Vasani advises that we need to sustain momentum in infrastructure and policy areas. Especially in creating friendly policies for local manufacturers. “We need strong reforms in customs and logistics; perhaps, something like what GST did—for local players so that the industry has adequate entry barriers. A Chinese player can easily ship a component in 2-3 days to another country—and that’s an edge. We need to catch up on that level of speed in logistics. The government’s efforts would be very crucial in creating effective entry barriers to accelerate manufacturing in India. Apart from these suggestions, the government’s impetus to Make in India—through its specific policies and work is really commendable and it is helping the industry. Now we need to see these policies and incentives being implemented on the ground in all their earnestness. I would recommend my fellow industrialists to also come forward and make full use of these friendly policies and invest more towards Make in India.”
We need strong reforms in Customs and Logistics.
— Paresh Vasani, CEO & MD, PCB Power Market &
Circuit Systems India Ltd
According to the IESA report, the government’s ‘Make in India’ and product-linked incentive (PLI) policies for semiconductors are expected to be a game-changer for the space, driving local sourcing further and local procurement will grow by over 17 percent by 2026. According to the report, some of the primary growth drivers include accelerated digitisation, dependence on complex electronic systems to process vast amounts of data, and the increasing use of technologies like Artificial Intelligence (AI). India has the potential to become a significant supplier to the global semiconductor manufacturing supply chain across the semiconductor equipment ecosystem, said the report. “There is a potential opportunity for India to serve up to $85 billion-$100 billion of the $550 billion-$600 billion annual global opportunities by 2030. It’s a big number—nearly 17 percent of the global market requirement and it complements the vision to reach $1 trillion in export value by 2030. The semiconductor industry-led exports could well be another important sector for the government in its vision to scale up exports and contribute to nearly 10 percent of the export outlook by 2030.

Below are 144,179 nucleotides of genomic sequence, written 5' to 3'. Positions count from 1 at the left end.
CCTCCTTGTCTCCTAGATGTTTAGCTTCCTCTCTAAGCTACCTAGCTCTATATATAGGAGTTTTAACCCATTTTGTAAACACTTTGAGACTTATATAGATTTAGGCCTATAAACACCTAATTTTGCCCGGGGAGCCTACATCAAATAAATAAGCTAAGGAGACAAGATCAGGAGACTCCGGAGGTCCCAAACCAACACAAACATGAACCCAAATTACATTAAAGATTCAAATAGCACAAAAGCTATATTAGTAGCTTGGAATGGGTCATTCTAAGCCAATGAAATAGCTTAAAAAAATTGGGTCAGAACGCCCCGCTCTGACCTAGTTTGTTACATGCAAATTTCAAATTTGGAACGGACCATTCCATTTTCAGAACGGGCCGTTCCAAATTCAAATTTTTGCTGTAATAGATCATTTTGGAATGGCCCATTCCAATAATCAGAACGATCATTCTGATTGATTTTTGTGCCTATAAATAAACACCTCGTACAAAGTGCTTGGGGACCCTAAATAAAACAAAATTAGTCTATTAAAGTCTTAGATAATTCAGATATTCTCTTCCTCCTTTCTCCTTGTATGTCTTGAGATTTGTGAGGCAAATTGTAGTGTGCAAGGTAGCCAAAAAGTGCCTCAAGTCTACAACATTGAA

No Room for a Cheat-Day
The current global geopolitical situation, the hangover appetite from the lockdown phase, and a general surge in digital ingredients in every industry – all this hint at a lot of possibilities that Indian players can tap now.
For instance—Global semiconductor revenue can grow to $676 billion in 2022, and overall semiconductor component supply constraints are expected to gradually ease through 2022—as per Gartner. This means prices will stabilize with the improving inventory situation. But automotive applications will still experience component supply constraints—particularly in microcontrollers (MCUs), power management integrated circuits (PMICs), and voltage regulators—extending into 2023. There is also the possibility of chip shortage continuing as a concern for the supply chain of electronics equipment in 2022.